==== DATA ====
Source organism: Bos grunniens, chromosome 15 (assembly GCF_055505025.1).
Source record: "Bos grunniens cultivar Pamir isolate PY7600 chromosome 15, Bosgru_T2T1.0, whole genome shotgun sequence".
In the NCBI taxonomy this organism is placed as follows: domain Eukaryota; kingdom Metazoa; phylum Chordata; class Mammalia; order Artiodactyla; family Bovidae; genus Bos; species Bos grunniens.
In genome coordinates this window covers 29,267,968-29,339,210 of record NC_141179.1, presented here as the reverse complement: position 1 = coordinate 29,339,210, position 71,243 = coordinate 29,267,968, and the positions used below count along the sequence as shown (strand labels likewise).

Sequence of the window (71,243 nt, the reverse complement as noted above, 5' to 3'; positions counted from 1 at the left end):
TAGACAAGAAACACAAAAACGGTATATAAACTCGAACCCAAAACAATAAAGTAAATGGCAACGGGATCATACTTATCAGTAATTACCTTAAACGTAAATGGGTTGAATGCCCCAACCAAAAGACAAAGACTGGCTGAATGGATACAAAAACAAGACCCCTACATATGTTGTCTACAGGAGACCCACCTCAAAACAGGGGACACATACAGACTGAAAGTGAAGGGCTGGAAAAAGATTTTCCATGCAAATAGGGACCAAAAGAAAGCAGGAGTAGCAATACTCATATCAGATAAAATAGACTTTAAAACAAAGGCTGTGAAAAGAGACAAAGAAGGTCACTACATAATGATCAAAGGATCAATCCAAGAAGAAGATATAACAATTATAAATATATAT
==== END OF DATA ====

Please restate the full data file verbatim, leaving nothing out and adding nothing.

Source organism: Bos grunniens, chromosome 15 (assembly GCF_055505025.1).
Source record: "Bos grunniens cultivar Pamir isolate PY7600 chromosome 15, Bosgru_T2T1.0, whole genome shotgun sequence".
In the NCBI taxonomy this organism is placed as follows: domain Eukaryota; kingdom Metazoa; phylum Chordata; class Mammalia; order Artiodactyla; family Bovidae; genus Bos; species Bos grunniens.
In genome coordinates this window covers 29,267,968-29,339,210 of record NC_141179.1, presented here as the reverse complement: position 1 = coordinate 29,339,210, position 71,243 = coordinate 29,267,968, and the positions used below count along the sequence as shown (strand labels likewise).

Sequence of the window (71,243 nt, the reverse complement as noted above, 5' to 3'; positions counted from 1 at the left end):
TAGACAAGAAACACAAAAACGGTATATAAACTCGAACCCAAAACAATAAAGTAAATGGCAACGGGATCATACTTATCAGTAATTACCTTAAACGTAAATGGGTTGAATGCCCCAACCAAAAGACAAAGACTGGCTGAATGGATACAAAAACAAGACCCCTACATATGTTGTCTACAGGAGACCCACCTCAAAACAGGGGACACATACAGACTGAAAGTGAAGGGCTGGAAAAAGATTTTCCATGCAAATAGGGACCAAAAGAAAGCAGGAGTAGCAATACTCATATCAGATAAAATAGACTTTAAAACAAAGGCTGTGAAAAGAGACAAAGAAGGTCACTACATAATGATCAAAGGATCAATCCAAGAAGAAGATATAACAATTATAAATATATAT